How much carbon do Jeff Bezos’s Blue Origin rockets release into space?

Calculating effect of each launch on Earth’s atmosphere will require detailed modelling

Tom Batchelor
Wednesday 13 October 2021 16:24
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Related video: Jeff Bezos launches himself into space on Blue Origin rocket

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Amazon founder Jeff Bezos became the second billionaire to ride his own rocket into space on 20 July when his company Blue Origin’s New Shepard craft blasted off from Van Horn in West Texas.

The businessman was accompanied by his brother Mark, 18-year-old Dutch student Oliver Daemen and 82-year-old aviation pioneer Wally Funk for a 10-minute jaunt into the atmosphere.

During the flight, the capsule reached an altitude of about 106 kilometres after the booster accelerated to three times the speed of sound (Mach 3).

Unlike Sir Richard Branson’s piloted Virgin Galactic rocket plane, which beat Mr Bezos to the punch when it was successfully launched on 11 July, the latter’s capsule was completely automated and required no official staff on board for the flight.

Twelve weeks later, on 13 October, a second Blue Origin flight took off from the same location, this time counting veteran actor William Shatner, 90, among its crew of four, taking Star Trek’s beloved Captain James T Kirk to the final frontier for real and making him the world’s oldest astronaut in the process, comfortably suprassing Ms Funk.

But what toll is all this adventuring taking on the environment?

Scientists say that emissions from rocket engines have historically been seen as small but, as the frequency of launches increases and larger rockets are used, the impact is likely to grow.

Traditional rocket emissions trigger chemical reactions that deplete the ozone layer, experts Martin Ross and James Vedda warned in a 2018 report on the subject.

Space launches also inject particles into the stratosphere that absorb and reflect solar energy, heating the stratosphere while cooling the surface. These thermal changes also lead to the depletion of the ozone layer, their paper said.

However, Blue Origin’s rockets are powered by a mix of liquid hydrogen and liquid oxygen. The propellants are much cleaner than conventional rocket fuel.

Sir Richard’s VSS Unity rocket used a hybrid mix of solid and liquid propellants, while Elon Musk’s SpaceX Falcon project relies on liquid oxygen and a rocket-grade kerosene called RP-1.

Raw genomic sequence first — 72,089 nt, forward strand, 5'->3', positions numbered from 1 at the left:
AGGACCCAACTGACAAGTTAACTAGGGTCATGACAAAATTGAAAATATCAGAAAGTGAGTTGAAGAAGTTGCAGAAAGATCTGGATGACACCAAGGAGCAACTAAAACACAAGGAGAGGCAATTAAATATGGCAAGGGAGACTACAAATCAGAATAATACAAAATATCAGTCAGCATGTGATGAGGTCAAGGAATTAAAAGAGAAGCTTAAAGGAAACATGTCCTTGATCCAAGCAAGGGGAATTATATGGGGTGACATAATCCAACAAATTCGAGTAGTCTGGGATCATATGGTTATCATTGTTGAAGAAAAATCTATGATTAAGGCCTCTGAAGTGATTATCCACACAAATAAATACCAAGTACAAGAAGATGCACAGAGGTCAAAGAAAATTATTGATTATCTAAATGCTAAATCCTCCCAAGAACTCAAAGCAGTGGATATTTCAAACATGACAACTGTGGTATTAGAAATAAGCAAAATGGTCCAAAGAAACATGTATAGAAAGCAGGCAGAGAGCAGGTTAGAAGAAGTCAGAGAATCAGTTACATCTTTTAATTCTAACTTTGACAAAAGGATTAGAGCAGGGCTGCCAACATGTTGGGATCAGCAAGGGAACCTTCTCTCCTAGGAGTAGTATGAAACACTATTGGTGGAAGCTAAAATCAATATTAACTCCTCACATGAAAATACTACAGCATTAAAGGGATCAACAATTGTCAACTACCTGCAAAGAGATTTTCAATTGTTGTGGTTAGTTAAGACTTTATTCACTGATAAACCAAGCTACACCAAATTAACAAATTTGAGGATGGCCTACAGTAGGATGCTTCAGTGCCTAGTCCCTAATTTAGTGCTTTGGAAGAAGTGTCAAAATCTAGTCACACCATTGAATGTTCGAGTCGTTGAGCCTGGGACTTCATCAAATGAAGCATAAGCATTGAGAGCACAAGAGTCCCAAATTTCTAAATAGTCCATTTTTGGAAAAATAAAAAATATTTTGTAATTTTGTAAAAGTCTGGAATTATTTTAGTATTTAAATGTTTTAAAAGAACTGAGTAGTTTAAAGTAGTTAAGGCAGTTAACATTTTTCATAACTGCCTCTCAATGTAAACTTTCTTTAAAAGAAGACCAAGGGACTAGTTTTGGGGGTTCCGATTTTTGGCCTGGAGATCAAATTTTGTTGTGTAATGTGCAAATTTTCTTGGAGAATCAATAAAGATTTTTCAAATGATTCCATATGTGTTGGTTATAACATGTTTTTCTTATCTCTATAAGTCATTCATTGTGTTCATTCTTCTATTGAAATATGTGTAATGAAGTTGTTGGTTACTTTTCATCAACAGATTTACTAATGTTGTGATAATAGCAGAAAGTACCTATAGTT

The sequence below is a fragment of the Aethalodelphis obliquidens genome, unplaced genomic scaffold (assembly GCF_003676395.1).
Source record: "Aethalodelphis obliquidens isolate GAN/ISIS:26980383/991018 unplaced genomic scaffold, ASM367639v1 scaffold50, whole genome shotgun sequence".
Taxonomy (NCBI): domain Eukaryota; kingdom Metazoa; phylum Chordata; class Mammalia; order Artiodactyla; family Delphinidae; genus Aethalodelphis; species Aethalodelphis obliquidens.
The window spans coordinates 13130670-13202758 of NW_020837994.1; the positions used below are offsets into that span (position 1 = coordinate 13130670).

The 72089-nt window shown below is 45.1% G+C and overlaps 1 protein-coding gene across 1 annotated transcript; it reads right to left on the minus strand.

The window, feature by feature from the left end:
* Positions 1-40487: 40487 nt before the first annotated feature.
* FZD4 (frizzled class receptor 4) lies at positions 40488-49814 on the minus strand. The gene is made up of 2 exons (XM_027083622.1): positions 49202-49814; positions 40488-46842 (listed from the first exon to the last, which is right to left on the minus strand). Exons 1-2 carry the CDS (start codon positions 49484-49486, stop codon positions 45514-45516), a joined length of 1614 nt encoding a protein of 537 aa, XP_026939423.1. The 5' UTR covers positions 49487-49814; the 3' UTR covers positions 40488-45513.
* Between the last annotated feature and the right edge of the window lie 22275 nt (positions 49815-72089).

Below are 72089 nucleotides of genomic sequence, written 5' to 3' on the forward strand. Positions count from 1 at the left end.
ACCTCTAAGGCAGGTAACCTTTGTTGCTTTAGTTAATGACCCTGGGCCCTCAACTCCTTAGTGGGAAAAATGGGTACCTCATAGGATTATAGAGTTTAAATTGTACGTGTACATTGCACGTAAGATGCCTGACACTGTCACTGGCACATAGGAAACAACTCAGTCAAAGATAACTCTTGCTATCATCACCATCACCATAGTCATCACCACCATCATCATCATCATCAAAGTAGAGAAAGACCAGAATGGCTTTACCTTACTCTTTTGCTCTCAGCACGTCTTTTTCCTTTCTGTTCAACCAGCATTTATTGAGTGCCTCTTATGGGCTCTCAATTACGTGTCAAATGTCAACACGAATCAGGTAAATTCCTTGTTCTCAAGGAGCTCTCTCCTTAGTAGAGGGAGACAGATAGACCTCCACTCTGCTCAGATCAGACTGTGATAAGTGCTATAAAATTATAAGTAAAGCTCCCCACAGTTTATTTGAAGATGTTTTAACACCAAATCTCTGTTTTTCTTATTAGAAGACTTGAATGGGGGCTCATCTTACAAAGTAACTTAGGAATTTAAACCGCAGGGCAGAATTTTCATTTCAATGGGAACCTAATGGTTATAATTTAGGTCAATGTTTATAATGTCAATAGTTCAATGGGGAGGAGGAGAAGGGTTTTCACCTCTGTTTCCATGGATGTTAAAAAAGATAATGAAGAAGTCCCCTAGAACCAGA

Darin Toohey, an atmospheric scientist at the University of Colorado told Live Science that the main emissions from New Shepard would be “water and some minor combustion products, and virtually no CO2”.

However, in a 2019 paper co-authored by Mr Toohey and Mr Ross, the experts warned that “water vapor emissions from individual launches can notably impact the mesosphere and ionosphere”, two much higher layers of the atmosphere.

“Although not presently a global concern, at some increased launch rate, upper atmosphere launch plumes will become ubiquitous and so affect global mesospheric and ionospheric processes and properties,” the scientists said.

The Blue Origin project is designed to use a reusable launch vehicle with landing gear that deploys for touchdown, eliminating the need to build new, resource-hungry rockets and capsules.

Much of the resulting carbon emissions from the space project are likely to result from research and development work, while a significant part of the environmental impact of the launch itself is expected to be from the flights taken by the crew in order to gather in Texas.

Blue Origin's New Shepard rocket launches carrying passengers Jeff Bezos, founder of Amazon and space tourism company Blue Origin, his brother Mark Bezos, Oliver Daemen and Wally Funk, from its spaceport near Van Horn, Texas

Emissions from a one-way flight in economy linking the Netherlands to Texas - the journey undertaken by Mr Daemen, for instance - totals around 0.4 tonnes.

Ultimately, calculating the overall effect of each of these rocket launches on the planet and its atmosphere will require further, detailed studies.

But Eloise Marais, an associate professor in physical geography at University College London, said none of the propellants being used were totally clean.

“Large quantities of water vapour are produced by burning the BE-3 propellant, while combustion of both the VSS Unity and Falcon fuels produces CO2, soot and some water vapour,” she said in an article for The Conversation.

“The nitrogen-based oxidant used by VSS Unity also generates nitrogen oxides, compounds that contribute to air pollution closer to Earth.

“These gases and particles have many negative effects on the atmosphere. In the stratosphere, nitrogen oxides and chemicals formed from the breakdown of water vapour convert ozone into oxygen, depleting the ozone layer which guards life on Earth against harmful UV radiation.

“Water vapour also produces stratospheric clouds that provide a surface for this reaction to occur at a faster pace than it otherwise would.”

The original Blue Origin space trip also attracted lawmakers’ attention, with a proposal to tax the trips just as conventional flights through the troposphere currently are.

On the same day that Mr Bezos blasted into space, Earl Blumenauer, who sits on the US House of Representatives’ tax-writing Ways and Means Committee, proposed legislation that would tax space travel for non-scientific research purposes.

“Space exploration isn’t a tax-free holiday for the wealthy,” the Democrat from Oregon said.

“Just as normal Americans pay taxes when they buy airline tickets, billionaires who fly into space to produce nothing of scientific value should do the same, and then some.”

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